Friday, May 13, 2011

Saying Yes to the Impossible

As I sit here writing this, my 17 month old son is sound asleep and my belly is getting in the way of my writing because I’m 24 weeks pregnant. (And this baby boy is going tap-tap-tap.) I feel like I must be a little bit out of my mind to be having a second baby so close to the first—or at all, for that matter. Two babies under two and me 44 years old. Who has time to talk about inspiration when there is laundry to do and a (new) baby’s room to plan?

A friend asked me last week—two days before my 44th birthday—if I felt like I was more creative this pregnancy than I was with the last one (oh so long ago, back in 2009). At first I said no—I’m tired constantly and I’ve had to turn my back on my best friend caffeine, I’m now spend a good chunk of what used to be my writing time chasing after a toddler instead, I have a thousand things to do to get ready for this baby, etc. I have missed anthology deadlines, I’ve put aside big project ideas because I don’t have time for them, I have half-written stories and essays gathering digital dust on my laptop.

But as the conversation progressed I mentioned two new story sales that week, signing the contract for my newest anthology, being invited to join the OGG blog and being excited about writing nonfiction. It didn’t take me long to realize that I am inspired. Is it this pregnancy, is it the cute toddler who runs me ragged, is it this stage of my life? I don’t know. But I seem to have inspiration coming out my ears. If only I had more hours in the day…

I don’t know if it’s parenthood—or impending motherhood—that inspires me, or if it’s something more. Motherhood brought with it a sense of… I don’t know what to call it… peace? Calm? Something. All I know is that things that once mattered to me no longer seem all that important. I’ve learned to let go of my expectations and in the process I’ve become more productive. In some ways, at least.

In those early months after my baby was born and my husband was deployed, I expected nothing of myself except to take care of the baby and, if there was anytime left, to take care of myself. Granted, that’s about all I was capable of for the first six weeks, but then something miraculous happened: I found my new mommy groove and discovered that routine was my best friend. Suddenly, I had blocks of time—small blocks, but still blocks—where I could do something other than wash bottles and laundry. I could write! Or, if not write, I could daydream and plot and think about writing! It was a good feeling.

I joke that I “conceived” my first anthology the same month I conceived Patrick. I didn’t yet know I was pregnant when I started pitching anthology ideas because—get this—I felt like I wasn’t challenging myself. Suddenly, I was dealing with prenatal appointments while figuring out how to be an editor (and while also doing my own writing). Then I signed a second contract, and a third and fourth… and then I was pregnant again. Suddenly, I’d gone from not feeling challenged to feeling like maybe I had bitten off more than I could chew. A couple of months ago, I didn’t think I had time in my schedule for one more thing—but I’d thought that a year ago, too. And the year before that. What is too much? I’ve been thinking about that a lot lately.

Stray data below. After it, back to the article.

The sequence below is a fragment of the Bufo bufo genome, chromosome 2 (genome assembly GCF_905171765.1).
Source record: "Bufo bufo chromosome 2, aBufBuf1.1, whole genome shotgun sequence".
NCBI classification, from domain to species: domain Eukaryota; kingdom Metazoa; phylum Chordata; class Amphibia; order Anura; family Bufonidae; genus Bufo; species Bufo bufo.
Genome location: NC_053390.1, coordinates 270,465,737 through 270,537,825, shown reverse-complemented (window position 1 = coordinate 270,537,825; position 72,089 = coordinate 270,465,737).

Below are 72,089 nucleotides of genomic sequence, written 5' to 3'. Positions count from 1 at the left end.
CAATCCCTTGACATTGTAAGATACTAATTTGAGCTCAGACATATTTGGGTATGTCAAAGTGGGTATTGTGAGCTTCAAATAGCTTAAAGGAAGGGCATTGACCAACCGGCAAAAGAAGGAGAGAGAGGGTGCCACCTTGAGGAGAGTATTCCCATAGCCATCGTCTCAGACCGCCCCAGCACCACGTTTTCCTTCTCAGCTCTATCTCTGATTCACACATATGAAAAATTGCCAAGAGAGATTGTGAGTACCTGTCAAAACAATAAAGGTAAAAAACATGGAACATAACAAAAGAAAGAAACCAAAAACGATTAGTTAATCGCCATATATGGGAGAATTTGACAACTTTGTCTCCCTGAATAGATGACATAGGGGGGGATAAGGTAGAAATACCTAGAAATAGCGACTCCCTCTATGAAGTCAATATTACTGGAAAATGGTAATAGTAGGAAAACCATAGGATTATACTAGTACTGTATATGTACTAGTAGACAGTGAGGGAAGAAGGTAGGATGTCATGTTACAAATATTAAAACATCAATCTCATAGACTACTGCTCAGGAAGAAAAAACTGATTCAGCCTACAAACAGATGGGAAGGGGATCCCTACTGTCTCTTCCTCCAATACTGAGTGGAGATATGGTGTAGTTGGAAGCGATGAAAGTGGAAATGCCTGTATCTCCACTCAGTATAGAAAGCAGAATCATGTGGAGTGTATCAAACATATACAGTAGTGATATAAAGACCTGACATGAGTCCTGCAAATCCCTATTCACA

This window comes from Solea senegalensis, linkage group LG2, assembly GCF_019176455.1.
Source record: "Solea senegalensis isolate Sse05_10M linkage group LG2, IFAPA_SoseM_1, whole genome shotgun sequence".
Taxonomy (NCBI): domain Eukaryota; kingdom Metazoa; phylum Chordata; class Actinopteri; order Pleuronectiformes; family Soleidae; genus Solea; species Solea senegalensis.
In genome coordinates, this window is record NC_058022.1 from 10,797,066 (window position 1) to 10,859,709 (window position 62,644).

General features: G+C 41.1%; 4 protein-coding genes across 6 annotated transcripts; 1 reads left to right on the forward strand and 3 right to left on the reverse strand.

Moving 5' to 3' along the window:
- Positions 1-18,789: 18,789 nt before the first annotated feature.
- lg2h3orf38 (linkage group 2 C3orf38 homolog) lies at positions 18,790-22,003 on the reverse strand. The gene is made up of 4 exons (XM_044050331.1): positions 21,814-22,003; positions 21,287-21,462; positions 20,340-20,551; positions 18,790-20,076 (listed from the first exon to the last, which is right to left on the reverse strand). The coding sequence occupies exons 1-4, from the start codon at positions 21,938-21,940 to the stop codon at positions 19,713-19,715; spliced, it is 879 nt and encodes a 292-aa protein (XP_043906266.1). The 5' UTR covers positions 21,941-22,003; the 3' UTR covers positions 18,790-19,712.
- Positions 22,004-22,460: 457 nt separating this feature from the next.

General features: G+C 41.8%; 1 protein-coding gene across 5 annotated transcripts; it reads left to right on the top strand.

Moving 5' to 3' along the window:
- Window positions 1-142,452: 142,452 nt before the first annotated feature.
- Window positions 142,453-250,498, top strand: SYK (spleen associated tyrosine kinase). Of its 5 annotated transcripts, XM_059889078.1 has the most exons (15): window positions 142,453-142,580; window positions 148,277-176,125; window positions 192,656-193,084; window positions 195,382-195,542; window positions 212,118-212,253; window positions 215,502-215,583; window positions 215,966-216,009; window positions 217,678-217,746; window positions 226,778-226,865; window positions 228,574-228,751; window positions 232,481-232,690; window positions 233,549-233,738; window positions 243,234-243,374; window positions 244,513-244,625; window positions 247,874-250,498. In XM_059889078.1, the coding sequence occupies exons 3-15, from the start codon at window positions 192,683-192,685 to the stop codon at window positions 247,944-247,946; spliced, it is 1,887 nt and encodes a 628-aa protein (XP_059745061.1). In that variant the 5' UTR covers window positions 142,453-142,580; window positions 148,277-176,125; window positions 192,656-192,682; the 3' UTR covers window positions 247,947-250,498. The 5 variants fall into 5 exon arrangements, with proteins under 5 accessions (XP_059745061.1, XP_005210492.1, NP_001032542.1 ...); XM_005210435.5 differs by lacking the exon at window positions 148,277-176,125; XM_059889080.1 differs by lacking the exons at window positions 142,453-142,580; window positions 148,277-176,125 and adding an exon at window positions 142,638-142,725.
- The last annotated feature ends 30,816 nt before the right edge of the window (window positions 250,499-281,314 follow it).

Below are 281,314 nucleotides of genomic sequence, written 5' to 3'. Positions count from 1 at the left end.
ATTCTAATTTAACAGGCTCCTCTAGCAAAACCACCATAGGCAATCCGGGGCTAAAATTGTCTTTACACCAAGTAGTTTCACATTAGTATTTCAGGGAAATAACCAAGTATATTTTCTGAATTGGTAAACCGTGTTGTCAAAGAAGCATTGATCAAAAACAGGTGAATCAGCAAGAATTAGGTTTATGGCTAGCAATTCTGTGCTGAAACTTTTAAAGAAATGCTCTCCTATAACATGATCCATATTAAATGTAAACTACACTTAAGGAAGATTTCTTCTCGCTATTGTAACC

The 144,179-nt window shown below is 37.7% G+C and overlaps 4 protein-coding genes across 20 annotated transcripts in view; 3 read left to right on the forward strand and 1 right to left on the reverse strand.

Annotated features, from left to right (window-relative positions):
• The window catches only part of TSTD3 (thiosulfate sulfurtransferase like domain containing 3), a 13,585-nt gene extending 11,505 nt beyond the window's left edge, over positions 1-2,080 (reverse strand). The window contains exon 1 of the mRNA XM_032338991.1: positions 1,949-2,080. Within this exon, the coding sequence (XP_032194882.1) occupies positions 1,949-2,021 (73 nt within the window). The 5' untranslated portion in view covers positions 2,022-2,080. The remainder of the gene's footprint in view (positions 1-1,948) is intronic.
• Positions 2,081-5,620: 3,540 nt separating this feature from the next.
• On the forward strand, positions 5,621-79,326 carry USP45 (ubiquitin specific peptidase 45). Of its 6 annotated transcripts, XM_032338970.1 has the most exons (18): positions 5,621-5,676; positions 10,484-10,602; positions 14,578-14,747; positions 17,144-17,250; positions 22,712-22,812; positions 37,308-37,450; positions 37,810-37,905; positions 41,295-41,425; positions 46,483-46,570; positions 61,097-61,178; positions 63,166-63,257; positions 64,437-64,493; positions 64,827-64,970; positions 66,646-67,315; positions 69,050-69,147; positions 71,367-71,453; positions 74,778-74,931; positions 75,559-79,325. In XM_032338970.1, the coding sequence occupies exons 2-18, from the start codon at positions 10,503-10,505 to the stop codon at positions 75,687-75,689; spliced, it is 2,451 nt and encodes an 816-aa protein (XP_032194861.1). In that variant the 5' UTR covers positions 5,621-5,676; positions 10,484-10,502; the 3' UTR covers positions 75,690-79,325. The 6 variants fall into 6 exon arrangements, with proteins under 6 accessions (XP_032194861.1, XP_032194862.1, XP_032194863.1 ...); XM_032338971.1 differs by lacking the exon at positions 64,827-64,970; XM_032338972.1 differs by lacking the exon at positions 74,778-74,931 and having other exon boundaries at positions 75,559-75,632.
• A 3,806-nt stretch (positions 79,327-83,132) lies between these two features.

And then I was offered a contract to edit a fifth anthology and I faced a moment of truth: back-to-back anthologies, writing projects and deadlines, a 17 month old, a home, a spouse, a social life I didn’t want to give up… I took a deep breath and I said yes. Yes, I’ll edit another anthology that’s due to my publisher the same week my second baby is due to be born. For that matter, yes, I’ll have a second baby at the age of 44 with a husband whose naval career might have him deployed again in a few years, leaving me alone with two young boys. Yes to all of it—the crazy, sleepless nights with a newborn, the insane deadlines of a writer and editor, the unpredictability of military life, the limitations of a body solidly in middle age despite the youthful-looking baby belly. Yes. More. Yes.

This is the inspiration of parenthood for me—the ability to let go of my expectations of what I can do and what I can’t do and to throw caution to the wind and say yes. Watching my son learn and grow and do everything with a rebel yell has made me braver. I have discovered a new appreciation for my own strength and abilities, both physically and mentally. Parenthood has made me say yes to the possibilities that once seemed impossible. Maybe that’s because I know the grim statistics about women in their 40s being able to have children and I still beat the odds—twice. I no longer believe anything is impossible.

The experience of motherhood has made me feel as if I’ve discovered a new well of creativity. A well grounded in life—the creation of it and the nurturing of it-- and an appreciation for it. A well that bubbles patiently while I care for a toddler or take a nap because pregnancy is exhausting. A well that will be there, fertile and ready to be tapped… whenever I can find the time.


  1. You're amazing, Kristina. I don't have nearly as much responsibility or as many tasks as you - and judging from your post, I'm far less productive.

    Although I've never had children, I do understand your comments about priorities. A child has to be the number one priority in one's life, and I can see how that would be liberating, simplifying many choices.


  2. Amazing, Kristina! But I do know what you mean about having new priorities and making the most of "spare time" that can be counted in minutes or seconds.